it's extremely challenging to build the evidentiary record to overcome the objections, and by opening -- by changing the rules and introducing the concept of suspension, but i'm presuming is a lower bar because you have allegation, not -- not an actual conviction where that hearing has taken place in another court of law, and then, you're just applying it to your contracting process. so any way, all that to say i agree with commissioner lee that it would be best if hearing officers were above reproach and independent and well educated in the -- you
know, in due process and there are not political appointees, but i don't know if that's part of the legislation. >> and through the chair, actually unsure about exactly how it's worded. i can speak to you about stuff of the things that we've put forward, which is a set of minimum qualifications which could include the licensed attorney. how it's worded, i actually would defer to the city attorney on that, but i can also look into it and get back to you. >> chair ambrose: great. i'm going to actually go back to commissioner bush, who had specific questions about the department process so we can get all of the kind of substantive questions on the floor. and then, if there are things that the city attorney's office can illuminate for us, we can
go to them. commissioner bush? >> commissioner bush: thank you. am i unmuted? >> chair ambrose: you are. >> commissioner bush: okay. i have three sort of technical questions. a debarred entity can continue to make contributions to candidates or make behest payments? is there an answer to that question? >> i would actually defer to the city attorney for more of a technical -- >> commissioner bush: it would seem a little odd, you debarred somebody, and then, they turnaround and make contributions to the candidates or office holders of the city. >> mr. givner: this is jon givner, deputy city attorney. to answer your question, commissioner bush, disbarment
does not prohibit someone from making candidate contributions, and the report does not impose a contribution ban. just going back to commissioner -- commissioner ambrose's questions on the city officers, [inaudible] under the debarment code. >> commissioner bush: so if i understand correctly, a contractor cannot contribute, but someone who's just been debarred can? >> mr. givner: if the debarred contract is -- falls within the -- the parameters of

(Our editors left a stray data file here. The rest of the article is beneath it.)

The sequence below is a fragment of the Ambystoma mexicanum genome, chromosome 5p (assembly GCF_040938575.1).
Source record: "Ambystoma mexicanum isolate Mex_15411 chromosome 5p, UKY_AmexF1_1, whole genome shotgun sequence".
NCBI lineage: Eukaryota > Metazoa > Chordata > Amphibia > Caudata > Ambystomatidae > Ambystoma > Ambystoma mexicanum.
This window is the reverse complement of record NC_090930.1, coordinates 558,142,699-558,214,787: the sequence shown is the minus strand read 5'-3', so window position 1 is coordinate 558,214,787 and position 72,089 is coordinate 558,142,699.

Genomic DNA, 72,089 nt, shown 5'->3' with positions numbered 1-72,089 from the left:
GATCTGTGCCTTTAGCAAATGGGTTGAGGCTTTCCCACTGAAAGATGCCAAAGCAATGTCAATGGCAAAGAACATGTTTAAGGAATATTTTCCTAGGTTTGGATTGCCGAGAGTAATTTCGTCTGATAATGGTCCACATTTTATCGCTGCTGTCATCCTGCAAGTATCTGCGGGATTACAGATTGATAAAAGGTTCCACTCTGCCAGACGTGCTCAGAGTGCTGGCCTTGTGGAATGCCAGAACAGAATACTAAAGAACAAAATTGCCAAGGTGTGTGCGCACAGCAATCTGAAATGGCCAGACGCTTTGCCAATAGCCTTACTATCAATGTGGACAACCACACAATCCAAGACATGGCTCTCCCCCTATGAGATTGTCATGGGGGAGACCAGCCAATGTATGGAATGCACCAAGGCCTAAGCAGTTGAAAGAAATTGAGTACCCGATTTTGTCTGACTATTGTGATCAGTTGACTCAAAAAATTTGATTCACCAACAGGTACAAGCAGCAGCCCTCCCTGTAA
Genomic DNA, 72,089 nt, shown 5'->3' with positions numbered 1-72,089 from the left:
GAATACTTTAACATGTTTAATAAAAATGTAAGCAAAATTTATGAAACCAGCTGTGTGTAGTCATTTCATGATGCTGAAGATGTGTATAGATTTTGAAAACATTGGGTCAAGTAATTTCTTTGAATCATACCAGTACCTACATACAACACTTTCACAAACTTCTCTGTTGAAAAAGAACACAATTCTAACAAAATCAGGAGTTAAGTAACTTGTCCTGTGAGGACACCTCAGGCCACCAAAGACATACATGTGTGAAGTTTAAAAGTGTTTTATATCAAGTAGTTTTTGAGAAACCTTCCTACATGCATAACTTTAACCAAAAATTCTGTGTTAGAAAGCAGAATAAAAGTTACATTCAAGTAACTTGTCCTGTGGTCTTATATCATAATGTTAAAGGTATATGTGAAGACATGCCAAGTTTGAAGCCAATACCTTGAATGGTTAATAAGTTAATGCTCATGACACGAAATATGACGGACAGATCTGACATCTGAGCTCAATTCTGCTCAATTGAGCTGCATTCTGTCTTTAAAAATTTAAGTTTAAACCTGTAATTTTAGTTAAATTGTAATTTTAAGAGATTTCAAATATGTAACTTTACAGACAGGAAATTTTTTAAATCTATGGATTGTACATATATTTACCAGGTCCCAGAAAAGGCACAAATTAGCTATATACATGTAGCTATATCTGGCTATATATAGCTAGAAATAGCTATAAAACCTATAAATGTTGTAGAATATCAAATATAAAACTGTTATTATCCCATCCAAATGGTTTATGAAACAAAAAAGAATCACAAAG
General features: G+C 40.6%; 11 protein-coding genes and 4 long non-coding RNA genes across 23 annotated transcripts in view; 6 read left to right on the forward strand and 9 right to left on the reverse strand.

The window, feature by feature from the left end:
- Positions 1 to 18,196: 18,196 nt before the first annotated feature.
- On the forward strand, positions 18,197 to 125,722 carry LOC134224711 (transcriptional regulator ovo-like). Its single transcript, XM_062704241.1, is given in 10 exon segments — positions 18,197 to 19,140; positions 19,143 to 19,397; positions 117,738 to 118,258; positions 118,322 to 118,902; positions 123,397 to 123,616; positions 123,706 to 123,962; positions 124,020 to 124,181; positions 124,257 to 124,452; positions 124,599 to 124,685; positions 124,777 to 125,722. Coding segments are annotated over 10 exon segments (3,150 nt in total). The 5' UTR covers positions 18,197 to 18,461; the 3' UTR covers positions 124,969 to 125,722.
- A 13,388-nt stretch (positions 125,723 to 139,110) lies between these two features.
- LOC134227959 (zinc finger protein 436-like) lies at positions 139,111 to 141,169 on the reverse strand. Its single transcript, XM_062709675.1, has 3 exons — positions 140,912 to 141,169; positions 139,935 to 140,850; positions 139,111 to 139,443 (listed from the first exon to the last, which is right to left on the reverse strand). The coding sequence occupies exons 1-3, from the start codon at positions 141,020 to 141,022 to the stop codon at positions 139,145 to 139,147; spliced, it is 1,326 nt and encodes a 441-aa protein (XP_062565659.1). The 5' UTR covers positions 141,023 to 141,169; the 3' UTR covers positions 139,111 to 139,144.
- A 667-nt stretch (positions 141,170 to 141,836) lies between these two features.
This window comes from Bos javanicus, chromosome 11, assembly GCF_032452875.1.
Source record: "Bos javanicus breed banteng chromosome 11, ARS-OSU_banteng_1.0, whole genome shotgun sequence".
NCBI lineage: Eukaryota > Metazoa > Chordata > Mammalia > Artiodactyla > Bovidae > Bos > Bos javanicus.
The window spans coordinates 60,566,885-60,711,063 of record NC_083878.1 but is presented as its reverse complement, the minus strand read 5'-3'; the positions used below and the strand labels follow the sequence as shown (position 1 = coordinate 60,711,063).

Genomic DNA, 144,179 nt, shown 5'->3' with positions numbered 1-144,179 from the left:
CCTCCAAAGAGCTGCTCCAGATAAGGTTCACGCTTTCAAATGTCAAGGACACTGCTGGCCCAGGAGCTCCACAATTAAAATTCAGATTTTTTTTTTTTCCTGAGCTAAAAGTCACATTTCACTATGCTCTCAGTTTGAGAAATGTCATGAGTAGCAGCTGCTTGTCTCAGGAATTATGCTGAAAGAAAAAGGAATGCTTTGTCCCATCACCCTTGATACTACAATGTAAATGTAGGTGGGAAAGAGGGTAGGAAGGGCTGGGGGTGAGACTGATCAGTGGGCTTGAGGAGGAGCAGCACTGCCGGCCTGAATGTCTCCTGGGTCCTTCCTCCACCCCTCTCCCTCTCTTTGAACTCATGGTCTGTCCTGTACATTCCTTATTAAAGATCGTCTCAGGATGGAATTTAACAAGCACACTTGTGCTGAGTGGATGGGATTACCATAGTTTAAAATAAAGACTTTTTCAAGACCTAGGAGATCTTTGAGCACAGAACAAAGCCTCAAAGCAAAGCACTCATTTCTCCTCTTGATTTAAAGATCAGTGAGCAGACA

section 1.126, because they recently obtained a contract approved by an elected official, or the contractor has a pending -- a pending contract that has to be approved by an elected official, then, the contribution ban in section 1.125, but there's not a separate ban on contributions to debarred contractors. >> commissioner bush: it would be good to have some clarifying language in here about all of that. the second question i have, if the federal government debars someone, do we add them to our debarred list if they happen to also be city contractors? so let's say you have a street bond. some of the street bond is being paid with federal money, and the feds have debarred that person.
do we then debar them as well? >> mr. givner: not sure if this is a question for me or for mark who might know more about the process how we track federal debarments? >> yeah. from the controller's office perspective, commissioner bush, so there is a step in the city's procurement process, whereby a new contract is let and entered into our financial system, there is a let that is currently being done to check and see if they do appear on that sam.gov website, which is the website that's maintained by the u.s. general services agency that lists all the federally suspended and debarred contractors. and so there is that check that happens at least before things
are let or paid, it was in the city's system. how it's included in the review of the contractor in the definition of a responsive or responsible bidder, i am unsure about how that is -- whether there is a check that happens at that juncture to see if the contractor that's bidding on a contract appears on that list. >> commissioner bush: okay. thank you for that. the last question i had was that you said the city may require repayment of a contract that was lost because of debarment, but i wasn't clear what constitutes "may require" a repayment. is that entirely discretionary according to the department head?
who decides what the grounds are for repayment? >> actually, through the chair, i would see if city attorney givner has an answer to that? >> mr. givner: yeah. i don't know the answer to that, but i'm happy to look into it and get back to you, commissioner. >> yeah, and i'll do the same, commissioner. >> commissioner bush: okay. thank you. >> chair ambrose: okay. let me just check. i don't see -- actually, commissioner chiu, i see your hand up, but i don't know if that was for previous comment. >> no, that was from earlier.
on until there were more episodes, so i always believe a more moderate restraint is a good one, and i'd like to commend the controller's office for proposing that. >> all right then, thank you. i'm looking at commissioner lee, and i assume your comment was addressed. with that, i'm going to close agenda item number 4 and call agenda item number 5, which is, again, mr. delarosa. we're going to have discussion and possible action on presentation by controller's office whistleblower program staff on annual report of